Although a recovery in Chinese demand and a weaker dollar offered some support, oil prices fell in Monday’s Asian morning session as worries about potential future interest rate hikes in the United States continued to worry investors. The price of Brent crude futures had dropped 15 cents, or 0.18%, to $82.63 per barrel. West Texas Intermediate crude futures (WTI) fell by 9 cents, or -0.12%, to $76.59 per barrel.
The ANZ Bank analysts noted in a report on Monday morning that market mood was fragile due to concerns about further monetary tightening by the Fed being worsened by rising crude oil stockpiles in the U.S. Oil prices were supported by a depreciating dollar, which lowers the cost of oil for holders of foreign currencies.
There has been downward pressure on the dollar as a result of the failure of Silicon Valley Bank and New York-based Signature Bank as well as worries about probable contagion. On Monday morning, Asian trading saw a 0.2% decline in the dollar index. Amin Nasser, the CEO of Saudi Aramco, made some supportive remarks regarding Chinese demand for crude oil on Sunday.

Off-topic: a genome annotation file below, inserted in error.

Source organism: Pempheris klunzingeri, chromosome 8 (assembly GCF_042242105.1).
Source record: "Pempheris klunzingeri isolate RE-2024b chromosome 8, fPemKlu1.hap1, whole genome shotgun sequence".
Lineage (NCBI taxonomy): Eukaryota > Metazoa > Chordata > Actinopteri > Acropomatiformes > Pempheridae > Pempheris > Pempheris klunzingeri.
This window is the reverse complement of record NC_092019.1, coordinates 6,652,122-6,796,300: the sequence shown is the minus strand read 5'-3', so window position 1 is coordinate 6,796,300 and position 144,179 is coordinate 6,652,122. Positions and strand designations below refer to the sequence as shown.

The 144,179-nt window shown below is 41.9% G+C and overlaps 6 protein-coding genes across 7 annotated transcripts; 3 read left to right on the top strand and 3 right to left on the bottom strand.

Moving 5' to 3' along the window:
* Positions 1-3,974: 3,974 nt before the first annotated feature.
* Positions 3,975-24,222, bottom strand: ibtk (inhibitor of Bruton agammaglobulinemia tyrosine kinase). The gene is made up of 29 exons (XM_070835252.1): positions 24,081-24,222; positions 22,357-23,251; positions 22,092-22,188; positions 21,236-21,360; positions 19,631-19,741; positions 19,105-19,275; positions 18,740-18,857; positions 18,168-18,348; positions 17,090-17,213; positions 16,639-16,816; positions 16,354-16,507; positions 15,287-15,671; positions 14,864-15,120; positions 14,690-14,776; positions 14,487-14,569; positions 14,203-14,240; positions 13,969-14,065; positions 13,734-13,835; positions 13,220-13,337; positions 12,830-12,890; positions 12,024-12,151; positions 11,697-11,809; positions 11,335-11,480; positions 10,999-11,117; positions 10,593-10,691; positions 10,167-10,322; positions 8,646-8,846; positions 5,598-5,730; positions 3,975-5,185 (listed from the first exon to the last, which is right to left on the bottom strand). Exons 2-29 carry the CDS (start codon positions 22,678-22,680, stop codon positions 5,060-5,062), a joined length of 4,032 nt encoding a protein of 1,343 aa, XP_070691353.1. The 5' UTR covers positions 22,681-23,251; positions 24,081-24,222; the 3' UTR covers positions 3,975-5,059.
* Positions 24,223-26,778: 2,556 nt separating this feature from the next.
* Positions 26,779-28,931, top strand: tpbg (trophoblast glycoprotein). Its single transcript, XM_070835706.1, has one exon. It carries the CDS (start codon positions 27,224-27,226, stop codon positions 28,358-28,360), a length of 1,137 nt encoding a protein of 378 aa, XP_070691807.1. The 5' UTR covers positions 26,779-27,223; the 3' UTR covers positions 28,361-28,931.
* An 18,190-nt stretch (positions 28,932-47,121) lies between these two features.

The sluggish start to the week for oil indicates a slowing of the upward trend that began on Friday after positive surprises in the U.S. jobs figures. According to a Reuters survey, the nonfarm payrolls increased by 311,000 in February, exceeding estimates of 205,000 new positions. On Friday, energy services company Baker Hughes Co reported that for the first time since July 2020, U.S. energy businesses this week reduced the number of active oil and natural gas rigs for a fourth consecutive week.